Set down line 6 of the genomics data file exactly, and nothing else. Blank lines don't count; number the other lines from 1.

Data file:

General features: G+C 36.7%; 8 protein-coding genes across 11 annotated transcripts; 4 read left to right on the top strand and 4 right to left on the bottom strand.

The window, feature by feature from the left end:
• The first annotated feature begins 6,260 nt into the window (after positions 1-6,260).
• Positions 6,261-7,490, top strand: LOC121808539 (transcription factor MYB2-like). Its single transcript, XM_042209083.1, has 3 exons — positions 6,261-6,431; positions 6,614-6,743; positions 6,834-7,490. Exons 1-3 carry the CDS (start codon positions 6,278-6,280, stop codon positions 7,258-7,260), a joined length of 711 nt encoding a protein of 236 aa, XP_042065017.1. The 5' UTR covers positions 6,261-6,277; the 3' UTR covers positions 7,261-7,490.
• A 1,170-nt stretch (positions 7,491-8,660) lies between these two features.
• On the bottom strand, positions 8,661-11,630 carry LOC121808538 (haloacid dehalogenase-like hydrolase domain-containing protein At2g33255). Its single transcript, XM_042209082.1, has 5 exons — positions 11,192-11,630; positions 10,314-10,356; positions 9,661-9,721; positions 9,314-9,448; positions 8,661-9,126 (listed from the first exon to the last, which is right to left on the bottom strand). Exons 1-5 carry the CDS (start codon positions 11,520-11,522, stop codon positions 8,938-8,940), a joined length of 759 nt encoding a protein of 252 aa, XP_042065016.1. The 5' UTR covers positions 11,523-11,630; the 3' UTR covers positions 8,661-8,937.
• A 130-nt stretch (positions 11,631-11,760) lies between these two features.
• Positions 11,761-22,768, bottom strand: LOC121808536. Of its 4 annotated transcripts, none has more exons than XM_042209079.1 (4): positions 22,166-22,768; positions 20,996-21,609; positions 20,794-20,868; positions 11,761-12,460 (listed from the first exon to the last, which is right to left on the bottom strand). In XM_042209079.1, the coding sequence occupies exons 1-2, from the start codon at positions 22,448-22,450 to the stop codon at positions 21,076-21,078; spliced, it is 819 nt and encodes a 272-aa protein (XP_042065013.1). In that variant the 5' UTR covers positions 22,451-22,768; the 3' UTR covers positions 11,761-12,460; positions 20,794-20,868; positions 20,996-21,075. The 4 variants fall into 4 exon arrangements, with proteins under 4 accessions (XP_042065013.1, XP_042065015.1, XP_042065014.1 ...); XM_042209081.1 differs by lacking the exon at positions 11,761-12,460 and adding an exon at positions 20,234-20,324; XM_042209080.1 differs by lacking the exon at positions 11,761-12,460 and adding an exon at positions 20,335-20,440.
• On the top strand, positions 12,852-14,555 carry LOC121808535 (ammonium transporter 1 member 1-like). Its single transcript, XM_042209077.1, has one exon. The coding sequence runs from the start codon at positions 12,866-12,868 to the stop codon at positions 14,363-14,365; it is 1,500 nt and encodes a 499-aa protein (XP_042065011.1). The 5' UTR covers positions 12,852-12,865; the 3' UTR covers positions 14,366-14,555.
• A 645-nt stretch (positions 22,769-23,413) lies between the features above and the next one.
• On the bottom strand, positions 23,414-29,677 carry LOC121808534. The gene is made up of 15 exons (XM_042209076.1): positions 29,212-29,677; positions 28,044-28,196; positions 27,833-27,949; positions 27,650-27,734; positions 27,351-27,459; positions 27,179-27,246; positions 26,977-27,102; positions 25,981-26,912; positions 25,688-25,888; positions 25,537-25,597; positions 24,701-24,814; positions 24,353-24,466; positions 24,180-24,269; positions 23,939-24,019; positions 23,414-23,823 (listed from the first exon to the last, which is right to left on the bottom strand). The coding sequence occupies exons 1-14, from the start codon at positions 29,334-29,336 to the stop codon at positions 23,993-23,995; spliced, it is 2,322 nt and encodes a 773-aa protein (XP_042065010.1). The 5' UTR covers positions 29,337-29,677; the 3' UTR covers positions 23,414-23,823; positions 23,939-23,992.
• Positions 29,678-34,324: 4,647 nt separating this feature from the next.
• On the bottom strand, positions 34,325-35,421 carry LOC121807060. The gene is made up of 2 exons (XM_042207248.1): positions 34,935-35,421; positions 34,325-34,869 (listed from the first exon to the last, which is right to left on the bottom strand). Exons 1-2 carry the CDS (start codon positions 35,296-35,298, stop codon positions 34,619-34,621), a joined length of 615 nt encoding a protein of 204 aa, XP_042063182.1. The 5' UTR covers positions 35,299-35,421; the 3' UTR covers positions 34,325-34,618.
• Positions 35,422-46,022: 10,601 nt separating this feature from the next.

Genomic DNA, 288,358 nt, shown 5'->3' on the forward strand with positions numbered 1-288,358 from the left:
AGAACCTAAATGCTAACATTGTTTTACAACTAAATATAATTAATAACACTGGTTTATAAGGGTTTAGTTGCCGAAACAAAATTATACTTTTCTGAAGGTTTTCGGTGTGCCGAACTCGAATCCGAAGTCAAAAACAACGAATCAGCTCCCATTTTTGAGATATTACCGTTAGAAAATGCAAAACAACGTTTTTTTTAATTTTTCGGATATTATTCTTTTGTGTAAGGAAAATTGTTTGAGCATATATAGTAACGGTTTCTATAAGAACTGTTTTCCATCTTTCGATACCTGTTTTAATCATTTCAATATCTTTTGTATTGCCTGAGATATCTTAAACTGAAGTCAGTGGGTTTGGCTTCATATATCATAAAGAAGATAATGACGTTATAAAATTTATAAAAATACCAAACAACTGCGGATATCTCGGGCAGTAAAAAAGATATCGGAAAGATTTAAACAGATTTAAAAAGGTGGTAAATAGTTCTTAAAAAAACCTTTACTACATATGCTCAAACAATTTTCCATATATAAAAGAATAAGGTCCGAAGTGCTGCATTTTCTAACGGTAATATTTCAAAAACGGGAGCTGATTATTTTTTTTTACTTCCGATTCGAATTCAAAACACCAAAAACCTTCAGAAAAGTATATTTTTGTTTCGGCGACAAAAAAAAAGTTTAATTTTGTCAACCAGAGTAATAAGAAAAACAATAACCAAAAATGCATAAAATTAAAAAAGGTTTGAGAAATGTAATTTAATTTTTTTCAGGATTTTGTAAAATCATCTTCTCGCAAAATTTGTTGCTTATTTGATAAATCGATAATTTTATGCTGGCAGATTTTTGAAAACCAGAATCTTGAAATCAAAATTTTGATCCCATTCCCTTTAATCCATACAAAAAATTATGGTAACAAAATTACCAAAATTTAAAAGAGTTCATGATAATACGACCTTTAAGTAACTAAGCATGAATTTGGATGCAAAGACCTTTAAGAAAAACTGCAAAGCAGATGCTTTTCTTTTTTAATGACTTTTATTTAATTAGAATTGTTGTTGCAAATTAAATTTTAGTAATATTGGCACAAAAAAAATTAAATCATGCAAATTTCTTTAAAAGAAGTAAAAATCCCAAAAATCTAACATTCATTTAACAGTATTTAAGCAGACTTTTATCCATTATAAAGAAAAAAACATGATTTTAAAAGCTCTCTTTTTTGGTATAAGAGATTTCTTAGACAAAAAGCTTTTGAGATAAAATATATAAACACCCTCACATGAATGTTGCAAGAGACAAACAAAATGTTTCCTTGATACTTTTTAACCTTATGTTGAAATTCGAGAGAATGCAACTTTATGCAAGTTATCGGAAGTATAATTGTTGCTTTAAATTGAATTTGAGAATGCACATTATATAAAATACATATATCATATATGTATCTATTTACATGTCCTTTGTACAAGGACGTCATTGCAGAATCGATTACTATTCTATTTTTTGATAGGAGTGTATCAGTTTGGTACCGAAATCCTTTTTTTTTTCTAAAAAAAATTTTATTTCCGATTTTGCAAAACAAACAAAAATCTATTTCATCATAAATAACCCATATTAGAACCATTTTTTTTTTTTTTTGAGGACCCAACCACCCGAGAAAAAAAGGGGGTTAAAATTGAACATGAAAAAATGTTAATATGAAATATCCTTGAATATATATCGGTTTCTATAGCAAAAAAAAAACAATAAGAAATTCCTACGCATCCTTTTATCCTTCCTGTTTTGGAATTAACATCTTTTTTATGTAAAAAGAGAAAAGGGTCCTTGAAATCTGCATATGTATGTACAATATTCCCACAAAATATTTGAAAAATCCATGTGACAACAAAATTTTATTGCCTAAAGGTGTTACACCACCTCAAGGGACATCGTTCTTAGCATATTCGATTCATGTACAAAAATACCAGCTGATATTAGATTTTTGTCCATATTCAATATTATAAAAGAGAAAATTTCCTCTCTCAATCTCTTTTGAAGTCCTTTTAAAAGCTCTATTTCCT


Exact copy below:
• On the bottom strand, positions 8,661-11,630 carry LOC121808538 (haloacid dehalogenase-like hydrolase domain-containing protein At2g33255). Its single transcript, XM_042209082.1, has 5 exons — positions 11,192-11,630; positions 10,314-10,356; positions 9,661-9,721; positions 9,314-9,448; positions 8,661-9,126 (listed from the first exon to the last, which is right to left on the bottom strand). Exons 1-5 carry the CDS (start codon positions 11,520-11,522, stop codon positions 8,938-8,940), a joined length of 759 nt encoding a protein of 252 aa, XP_042065016.1. The 5' UTR covers positions 11,523-11,630; the 3' UTR covers positions 8,661-8,937.